to attend public universities in Greece, but there are many more
private universities. Actually, in 2015 and 2016,
there were none, because Greece didn’t allow it. Greece allowed and encouraged
the formation of private universities, and now many of those universities enroll
a significant percentage of students. Two of those private universities
are among the top 40 in the world. One of the public universities in Greece
is among the top 40 as well. The second institutional practice
was institutional autonomy, giving to universities the power to respond to social needs
and student interests, not to be controlled
by bureaucracy and government. This was a big change for Greece,
and it was the second major factor, that the institutions themselves were able
to respond as they saw fit, and not [be] dictated to. They looked to international crediting
for quality control, not to government bureaucracy. The third major change related to
student choice and admission criteria, how students are admitted to universities. Today, in Greece in 2030, students can apply
to any university they wish to, and they can transfer easily
from one university to the other after they have started in one. And admission criteria have changed to move away from national testing
as the major criterion to a more balanced portfolio that students present as a result
of their high school experience. And what’s happened now,
as a result of that, is that Greek families invest
far less of their time and money in private tutoring
to prepare for national exams. And the students invest much more in the quality of their high
school experience. The final change was philanthropy. I mentioned my earlier project
in 1978 at the University of California. In the 1970s and 80s, the US public universities followed
the example of the US private universities in developing very powerful
fundraising staff and efforts. In the 1990s, the European
universities followed them, and places like Oxford and Cambridge
got into the fundraising game, and they managed to assemble an extra, very important
element of support that hadn’t been there before
to support their missions. Finally, Greece, between 2015 and 2030, committed itself also
to philanthropic support on behalf of its universities, and, as a result, billions of euros
came from within Greece, and from the diaspora beyond Greece, to support both public and
private higher education. So there you have it, a miracle really in some respects, by 2030, amazing! But one final thing I want to mention: for all of this to happen, Article 16 of the Greek Constitution,
written in 1975, that had forbidden
private universities in Greece, had to be changed. It wasn’t easy, but the change was made. Today, Article 16 is best known in 2030, not as an article
in the Greek Constitution, but it is best known as a discotheque. The Article 16 Discotheque features music
from the 1970s and the 1980s. And Greeks enjoy going there. It reminds them of the way things were, and they are able to celebrate the difference that has come
to Greece by the year 2030. If you have an opportunity to, you should check it out. (Music) (Applause)

4 thoughts on “Greece in 2030: On top of education | David Horner | TEDxAcademy”

  1. Hmmm aaarrgghhh…
    Not allowing private education is not the problem. National testing exams should stay unchanged as it is also not a problem… The customer may always be right but a student is not.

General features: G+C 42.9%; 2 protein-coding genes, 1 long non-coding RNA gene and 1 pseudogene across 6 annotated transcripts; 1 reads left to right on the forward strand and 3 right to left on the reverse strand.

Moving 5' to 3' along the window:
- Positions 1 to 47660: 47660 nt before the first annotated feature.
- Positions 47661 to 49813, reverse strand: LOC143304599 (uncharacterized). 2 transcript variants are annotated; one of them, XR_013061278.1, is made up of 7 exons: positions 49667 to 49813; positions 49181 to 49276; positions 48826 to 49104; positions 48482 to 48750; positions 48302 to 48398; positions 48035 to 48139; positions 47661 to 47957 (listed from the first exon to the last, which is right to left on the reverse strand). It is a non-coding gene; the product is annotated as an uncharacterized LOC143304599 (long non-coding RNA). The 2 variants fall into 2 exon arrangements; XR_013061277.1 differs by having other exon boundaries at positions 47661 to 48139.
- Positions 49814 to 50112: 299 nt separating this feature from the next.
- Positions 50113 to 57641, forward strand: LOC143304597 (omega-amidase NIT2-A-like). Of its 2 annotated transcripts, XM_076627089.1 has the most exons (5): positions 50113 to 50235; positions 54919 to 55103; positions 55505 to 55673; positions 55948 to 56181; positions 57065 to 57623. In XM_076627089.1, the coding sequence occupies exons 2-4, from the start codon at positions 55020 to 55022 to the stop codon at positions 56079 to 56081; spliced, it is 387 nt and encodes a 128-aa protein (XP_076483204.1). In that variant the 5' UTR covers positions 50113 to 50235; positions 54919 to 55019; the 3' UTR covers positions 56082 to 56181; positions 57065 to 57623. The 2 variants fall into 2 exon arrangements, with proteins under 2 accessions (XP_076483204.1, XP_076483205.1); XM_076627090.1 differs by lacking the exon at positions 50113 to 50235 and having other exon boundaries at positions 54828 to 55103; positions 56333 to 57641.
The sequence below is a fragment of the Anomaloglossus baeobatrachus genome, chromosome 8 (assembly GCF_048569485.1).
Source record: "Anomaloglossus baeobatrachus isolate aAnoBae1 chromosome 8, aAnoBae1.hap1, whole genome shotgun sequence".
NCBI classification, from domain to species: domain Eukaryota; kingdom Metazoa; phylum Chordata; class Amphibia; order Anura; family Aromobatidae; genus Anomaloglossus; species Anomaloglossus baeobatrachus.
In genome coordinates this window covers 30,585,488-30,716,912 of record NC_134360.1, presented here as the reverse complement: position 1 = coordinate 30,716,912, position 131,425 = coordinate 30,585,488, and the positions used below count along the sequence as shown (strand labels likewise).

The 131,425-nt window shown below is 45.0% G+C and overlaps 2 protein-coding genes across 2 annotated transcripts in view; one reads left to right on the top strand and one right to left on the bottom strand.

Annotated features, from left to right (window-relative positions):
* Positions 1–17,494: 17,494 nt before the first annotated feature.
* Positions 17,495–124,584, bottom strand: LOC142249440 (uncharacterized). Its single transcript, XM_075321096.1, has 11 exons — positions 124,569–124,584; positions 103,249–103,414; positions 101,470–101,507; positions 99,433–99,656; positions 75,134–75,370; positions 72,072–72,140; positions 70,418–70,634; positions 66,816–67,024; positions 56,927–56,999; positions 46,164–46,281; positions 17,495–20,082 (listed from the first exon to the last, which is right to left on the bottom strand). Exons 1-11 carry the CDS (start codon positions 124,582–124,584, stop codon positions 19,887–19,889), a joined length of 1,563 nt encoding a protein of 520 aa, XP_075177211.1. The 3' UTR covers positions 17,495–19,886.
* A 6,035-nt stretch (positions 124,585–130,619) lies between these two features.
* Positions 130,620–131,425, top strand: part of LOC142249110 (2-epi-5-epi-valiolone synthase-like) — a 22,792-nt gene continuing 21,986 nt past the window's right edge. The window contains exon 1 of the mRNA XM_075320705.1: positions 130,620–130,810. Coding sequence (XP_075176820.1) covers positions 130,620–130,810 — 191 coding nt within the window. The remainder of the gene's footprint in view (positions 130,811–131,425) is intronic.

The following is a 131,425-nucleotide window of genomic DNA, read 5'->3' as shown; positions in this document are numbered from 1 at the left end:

First problem is fundraising and finding resources to support the public universities with the shabby % of the country's GDP that is currently for education…

    Second problem is indeed institutional autonomy, bureaucracy and political parties. However, having political parties for students is another issue and imo it should continue to exist as it promotes the notion of democracy/interraction and socializing as citizens within the circle of students. It just has to be disconnected from official political parties who sometimes may exploit them for favors… Regarding bureaucracy and autonomy its not that simple but there are available actions to be taken into account.

    In addition, individual department rankings of the top universities have Greek Departments in the top 100. Combine this with the low badget and calculate the efficiency…

    Also, US has top universities because of huge available badgets for research purposes magnetizing scientists from all around the word.

    To sum up, Greek universities just need more money, for academic research (philanthropy/fund raising should also be welcomed) , autonomy and more clear procedures in bureaucracy. Technology can also help (again budget issue) organize management itself and enrich the production of higher quality online courses and material that anyone can use…

  2. If you really ask a Greek about our educational system, I really doubt that they will support private education in general. Heck we always make fun of the U.S. and it's non-free schools. Most Greeks (even some right wingers) support that education is a basic need so we shouldn't pay it. Officially public education in Greece is free but almost 60-70 % of the students that want to go to a university, will pay for 3 to 4 extra hours on average every day (even weekends) after school to complete or continue the lessons of the main subjects, in order to be ready for the national exams. (Yep… we have no free time)

    It's important to notice that, even the extra-hour-lessons-schools are much better with infrastructure and teachers, Greeks never say that we have such good private extra schools and don't need the public ones. The problem is the reason why those schools exist in the first place. They say we must come to a point where we won't need the so called "frontistiria" (the private kinda schools) and have a humane public education.

    It's not that most of us don't support the free-ish public sector. It's just so bad that we actually brag about and hate it.